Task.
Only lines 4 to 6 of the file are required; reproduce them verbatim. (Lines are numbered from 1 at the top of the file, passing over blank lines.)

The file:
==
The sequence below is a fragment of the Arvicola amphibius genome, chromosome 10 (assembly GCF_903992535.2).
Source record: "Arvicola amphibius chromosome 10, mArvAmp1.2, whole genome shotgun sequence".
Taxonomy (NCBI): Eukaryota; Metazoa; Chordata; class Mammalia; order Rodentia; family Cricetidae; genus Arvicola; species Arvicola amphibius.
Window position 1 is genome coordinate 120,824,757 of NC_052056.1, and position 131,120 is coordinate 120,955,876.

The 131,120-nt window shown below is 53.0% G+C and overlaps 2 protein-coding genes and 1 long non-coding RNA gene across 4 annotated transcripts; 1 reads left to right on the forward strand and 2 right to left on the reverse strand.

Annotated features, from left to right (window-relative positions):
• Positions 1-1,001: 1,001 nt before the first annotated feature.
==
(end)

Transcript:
Window position 1 is genome coordinate 120,824,757 of NC_052056.1, and position 131,120 is coordinate 120,955,876.

The 131,120-nt window shown below is 53.0% G+C and overlaps 2 protein-coding genes and 1 long non-coding RNA gene across 4 annotated transcripts; 1 reads left to right on the forward strand and 2 right to left on the reverse strand.

Annotated features, from left to right (window-relative positions):